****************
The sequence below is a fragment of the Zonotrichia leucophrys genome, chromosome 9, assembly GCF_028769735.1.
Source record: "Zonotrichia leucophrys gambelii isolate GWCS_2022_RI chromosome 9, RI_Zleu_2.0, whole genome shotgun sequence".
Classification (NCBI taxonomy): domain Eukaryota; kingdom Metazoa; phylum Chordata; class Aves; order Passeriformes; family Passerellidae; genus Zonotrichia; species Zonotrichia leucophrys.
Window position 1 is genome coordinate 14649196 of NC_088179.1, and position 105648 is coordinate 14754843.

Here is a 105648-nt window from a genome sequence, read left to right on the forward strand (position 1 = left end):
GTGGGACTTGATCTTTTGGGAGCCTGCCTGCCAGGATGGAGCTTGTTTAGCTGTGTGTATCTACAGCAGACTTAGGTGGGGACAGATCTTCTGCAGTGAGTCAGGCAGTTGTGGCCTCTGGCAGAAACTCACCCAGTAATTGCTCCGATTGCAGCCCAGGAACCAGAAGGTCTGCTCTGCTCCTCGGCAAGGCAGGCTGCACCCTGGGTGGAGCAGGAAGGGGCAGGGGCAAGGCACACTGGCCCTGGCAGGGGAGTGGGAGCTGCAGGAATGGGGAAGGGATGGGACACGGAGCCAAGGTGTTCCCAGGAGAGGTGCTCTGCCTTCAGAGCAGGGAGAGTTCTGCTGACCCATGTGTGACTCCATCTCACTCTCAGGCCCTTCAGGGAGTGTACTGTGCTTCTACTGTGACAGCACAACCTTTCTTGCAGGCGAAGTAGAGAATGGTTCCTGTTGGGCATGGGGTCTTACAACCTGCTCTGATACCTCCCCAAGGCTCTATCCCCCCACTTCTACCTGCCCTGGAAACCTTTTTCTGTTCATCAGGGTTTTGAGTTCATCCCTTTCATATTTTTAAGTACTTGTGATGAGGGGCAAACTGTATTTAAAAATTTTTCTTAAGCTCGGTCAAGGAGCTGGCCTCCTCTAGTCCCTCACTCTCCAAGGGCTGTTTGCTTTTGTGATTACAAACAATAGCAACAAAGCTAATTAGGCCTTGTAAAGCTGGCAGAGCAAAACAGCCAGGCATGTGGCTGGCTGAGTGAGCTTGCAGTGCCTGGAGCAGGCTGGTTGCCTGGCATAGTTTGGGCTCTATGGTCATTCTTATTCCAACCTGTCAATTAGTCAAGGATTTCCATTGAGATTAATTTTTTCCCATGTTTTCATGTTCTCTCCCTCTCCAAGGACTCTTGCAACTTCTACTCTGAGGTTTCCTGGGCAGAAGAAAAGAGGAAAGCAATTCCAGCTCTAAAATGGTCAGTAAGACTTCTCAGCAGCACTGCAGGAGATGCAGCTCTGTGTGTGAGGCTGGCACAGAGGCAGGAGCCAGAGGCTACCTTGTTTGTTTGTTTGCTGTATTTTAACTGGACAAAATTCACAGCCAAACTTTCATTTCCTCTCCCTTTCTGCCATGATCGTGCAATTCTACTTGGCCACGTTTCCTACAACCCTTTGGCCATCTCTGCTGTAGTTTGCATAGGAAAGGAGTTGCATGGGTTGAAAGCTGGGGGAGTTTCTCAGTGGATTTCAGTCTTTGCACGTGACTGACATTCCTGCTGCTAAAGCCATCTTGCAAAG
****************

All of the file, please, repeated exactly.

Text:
The sequence below is a fragment of the Zonotrichia leucophrys genome, chromosome 9, assembly GCF_028769735.1.
Source record: "Zonotrichia leucophrys gambelii isolate GWCS_2022_RI chromosome 9, RI_Zleu_2.0, whole genome shotgun sequence".
Classification (NCBI taxonomy): domain Eukaryota; kingdom Metazoa; phylum Chordata; class Aves; order Passeriformes; family Passerellidae; genus Zonotrichia; species Zonotrichia leucophrys.
Window position 1 is genome coordinate 14649196 of NC_088179.1, and position 105648 is coordinate 14754843.

Here is a 105648-nt window from a genome sequence, read left to right on the forward strand (position 1 = left end):
GTGGGACTTGATCTTTTGGGAGCCTGCCTGCCAGGATGGAGCTTGTTTAGCTGTGTGTATCTACAGCAGACTTAGGTGGGGACAGATCTTCTGCAGTGAGTCAGGCAGTTGTGGCCTCTGGCAGAAACTCACCCAGTAATTGCTCCGATTGCAGCCCAGGAACCAGAAGGTCTGCTCTGCTCCTCGGCAAGGCAGGCTGCACCCTGGGTGGAGCAGGAAGGGGCAGGGGCAAGGCACACTGGCCCTGGCAGGGGAGTGGGAGCTGCAGGAATGGGGAAGGGATGGGACACGGAGCCAAGGTGTTCCCAGGAGAGGTGCTCTGCCTTCAGAGCAGGGAGAGTTCTGCTGACCCATGTGTGACTCCATCTCACTCTCAGGCCCTTCAGGGAGTGTACTGTGCTTCTACTGTGACAGCACAACCTTTCTTGCAGGCGAAGTAGAGAATGGTTCCTGTTGGGCATGGGGTCTTACAACCTGCTCTGATACCTCCCCAAGGCTCTATCCCCCCACTTCTACCTGCCCTGGAAACCTTTTTCTGTTCATCAGGGTTTTGAGTTCATCCCTTTCATATTTTTAAGTACTTGTGATGAGGGGCAAACTGTATTTAAAAATTTTTCTTAAGCTCGGTCAAGGAGCTGGCCTCCTCTAGTCCCTCACTCTCCAAGGGCTGTTTGCTTTTGTGATTACAAACAATAGCAACAAAGCTAATTAGGCCTTGTAAAGCTGGCAGAGCAAAACAGCCAGGCATGTGGCTGGCTGAGTGAGCTTGCAGTGCCTGGAGCAGGCTGGTTGCCTGGCATAGTTTGGGCTCTATGGTCATTCTTATTCCAACCTGTCAATTAGTCAAGGATTTCCATTGAGATTAATTTTTTCCCATGTTTTCATGTTCTCTCCCTCTCCAAGGACTCTTGCAACTTCTACTCTGAGGTTTCCTGGGCAGAAGAAAAGAGGAAAGCAATTCCAGCTCTAAAATGGTCAGTAAGACTTCTCAGCAGCACTGCAGGAGATGCAGCTCTGTGTGTGAGGCTGGCACAGAGGCAGGAGCCAGAGGCTACCTTGTTTGTTTGTTTGCTGTATTTTAACTGGACAAAATTCACAGCCAAACTTTCATTTCCTCTCCCTTTCTGCCATGATCGTGCAATTCTACTTGGCCACGTTTCCTACAACCCTTTGGCCATCTCTGCTGTAGTTTGCATAGGAAAGGAGTTGCATGGGTTGAAAGCTGGGGGAGTTTCTCAGTGGATTTCAGTCTTTGCACGTGACTGACATTCCTGCTGCTAAAGCCATCTTGCAAAG